It was Bill Gates who said, “It’s fine to celebrate success but it is more important to heed the lessons of failure.”

That was a message reiterated at an inspiring event on Friday evening. Entrepreneurial Spark is a business accelerator for early stage and growing ventures, and their annual awards event dinner at the weekend, Hatchery Hits the Streets, left a big impression.

Not just the words of support and motivation from Angela Constance MSP, Scottish Government Cabinet Secretary for Training, Youth & Women’s Employment; not just the drive and moving words from table-mate, Angie Malone, British Paralympian and World Champion Wheelchair curler; not just the prize funds on offer; and not just, of course, the company that I shared. None of this alone but all of this together, and more.

With the mantra #GoDo, the energy, inspiration, challenge and drive to offer conditions within which growth can be nurtured was both tangible and exciting.


Celebrate Others’ Success

Even the story behind how Entrepreneurial Spark came to being is one that I can’t read without being left with a sense of awe. And the words of Jim Duffy, Founder and CEO, that we should always celebrate others’ success, really resonated with me.

Take social media, for example, a great platform and channel through which success can be celebrated and shared. What’s more, social media can give people a voice and help people connect and interact in ways never possible before.


Yet how social media is being deployed is variable, just one reason why Social Media Surgery Dundee was launched.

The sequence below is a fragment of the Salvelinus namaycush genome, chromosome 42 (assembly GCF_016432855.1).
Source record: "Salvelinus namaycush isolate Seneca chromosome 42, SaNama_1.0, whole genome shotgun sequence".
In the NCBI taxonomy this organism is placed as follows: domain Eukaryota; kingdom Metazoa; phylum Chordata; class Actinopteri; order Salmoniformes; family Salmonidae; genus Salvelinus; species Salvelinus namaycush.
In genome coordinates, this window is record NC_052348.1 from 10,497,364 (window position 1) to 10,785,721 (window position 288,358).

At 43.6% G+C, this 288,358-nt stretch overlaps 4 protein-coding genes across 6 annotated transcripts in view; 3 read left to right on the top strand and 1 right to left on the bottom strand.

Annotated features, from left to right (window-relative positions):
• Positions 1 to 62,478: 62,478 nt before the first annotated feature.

Reflecting on my most recent blog post, I wondered just how many of the 500 delegates were using social media at all, and of those, how many were using it effectively.

Of course with the support and mentoring available they are in a great position to maximise opportunities, and when starting a business, indeed at any stage, your plan needs to define priorities. For some, social media engagement as part of a wider holistic approach may not be their focus. But ignore this at your peril. Social media isn’t just a gimmick or a game to play in your spare time – it’s now one of the most important pieces of kit in your marketing arsenal.

You Can’t Polish a Turd

Two points to remember, though. Firstly, don’t believe the hype. Social media isn’t the be all and end all; it can’t replace standing infront of a room full of 500 delegates and pitching your business in an effort to win prize-funding. But it will help elevate the platform on which you operate, to reach out to people wherever they are living their digital lives, long after you’ve left the stage.

Secondly, you can’t polish a turd. Your product first needs to be right, social media won’t paper over the cracks.

But what social media can do is offer leverage at every stage of development. Whether that’s underpinning bids for funding, reaching out to influencers and supporters, reinforcing existing sales, helping break into new markets, fuelling research, engaging collaborators and partners, or testing out sentiment around new ideas – there’s a social media approach for all these and more, much more.

Whatever your approach, it takes sustained commitment, success doesn’t happen overnight. Blending planned and measured digital engagement into an integrated approach that also considers offline and traditional channels is now crucial.

Remember, though, that people will smell the hard-sell a mile off, whatever your sector; private, Third, or, like me, public. Instead, engage through testing and trying.

In Jim’s words, don’t be afraid of failure – and go celebrate others’ success. #GoDo.

Take it easy

Disclaimer: I blog here in a personal capacity, having attended the event as a personal guest of Solve. This is unaffiliated to my day job. I have no known connection to any of the prize nominees or winners. My opinions that I share in this blog post, indeed in my blog, are my own.